By Eric Onstad

LONDON, Feb 28 (Reuters) – Copper prices rallied on Tuesday as speculators adjusted positions on hopes of a pick-up in demand in China, the world’s biggest consumer of the metals.

Benchmark copper on the London Metal Exchange (LME) rose 1.9% to $8,965.50 a tonne as of 1700 GMT, after rising 1% on Monday. However, the contract lost 2.7% per month, its first decline since October.

* U.S. Comex copper futures rose 2.1% to $4.09 a pound.

* Copper on the LME rebounded from a level important to investors watching for technical signals, said Ole Hansen of Saxo Bank in Copenhagen. The gains were due to profit taking by speculators with short positions, as well as new long positions by investors taking advantage of a cheaper level to enter the market, he added.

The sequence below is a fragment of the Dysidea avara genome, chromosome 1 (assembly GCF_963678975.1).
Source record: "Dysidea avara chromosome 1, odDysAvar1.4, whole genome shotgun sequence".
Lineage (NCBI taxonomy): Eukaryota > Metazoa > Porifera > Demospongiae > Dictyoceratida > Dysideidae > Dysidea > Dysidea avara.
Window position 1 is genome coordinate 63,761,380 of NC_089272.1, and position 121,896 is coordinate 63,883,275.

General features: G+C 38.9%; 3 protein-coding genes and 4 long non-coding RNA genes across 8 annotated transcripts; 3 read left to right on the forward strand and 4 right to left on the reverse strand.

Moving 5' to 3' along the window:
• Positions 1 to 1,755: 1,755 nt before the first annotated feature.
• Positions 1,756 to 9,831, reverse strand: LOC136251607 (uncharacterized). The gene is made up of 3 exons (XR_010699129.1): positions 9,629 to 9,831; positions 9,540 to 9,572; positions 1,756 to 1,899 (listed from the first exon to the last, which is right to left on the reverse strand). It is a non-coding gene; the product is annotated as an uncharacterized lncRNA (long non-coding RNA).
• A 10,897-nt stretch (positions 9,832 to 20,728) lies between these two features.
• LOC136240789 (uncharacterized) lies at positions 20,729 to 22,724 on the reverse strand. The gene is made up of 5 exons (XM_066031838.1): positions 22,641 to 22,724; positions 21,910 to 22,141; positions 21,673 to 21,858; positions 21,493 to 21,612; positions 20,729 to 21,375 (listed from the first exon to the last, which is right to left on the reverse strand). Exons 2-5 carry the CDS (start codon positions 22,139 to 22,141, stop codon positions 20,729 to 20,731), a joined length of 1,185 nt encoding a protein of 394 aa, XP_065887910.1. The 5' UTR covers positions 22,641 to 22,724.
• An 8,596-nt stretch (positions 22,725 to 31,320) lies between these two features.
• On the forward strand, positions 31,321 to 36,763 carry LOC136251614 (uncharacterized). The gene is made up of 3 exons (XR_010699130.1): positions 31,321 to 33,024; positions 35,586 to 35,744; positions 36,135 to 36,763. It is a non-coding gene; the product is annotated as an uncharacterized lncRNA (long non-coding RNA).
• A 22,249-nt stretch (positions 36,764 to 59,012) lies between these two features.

* “I’m relatively optimistic about the price action, especially since the rebound has been at a technically significant level,” Hansen said. “It indicates that the weakness we have seen is more of a correction within a market that wants to go higher.”

* At Monday’s low, LME copper fell 9% after hitting a seven-month high in January of $9,550.50 a tonne. In January, the red metal rose largely on hopes that the easing of China’s strict COVID-19 controls would boost demand.

* Chinese copper demand remained weak in February, weighing on prices, but analysts expect China’s economy to rebound strongly from March as the government is likely to roll out more stimulus there National People’s Assembly.

* In other precious metals, LME aluminum rose 0.4% to $2,371.50 a tonne; zinc gained 0.6% to $3,006.50; nickel fell 3.2% to $24,685; Lead fell 0.3% to $2,105.50; and tin fell 2.6% to $24,805.

* To view base metal futures prices:







(Additional reporting by Mai Nguyen in Hanoi; Spanish editing by Carlos Serrano and Manuel Farías)

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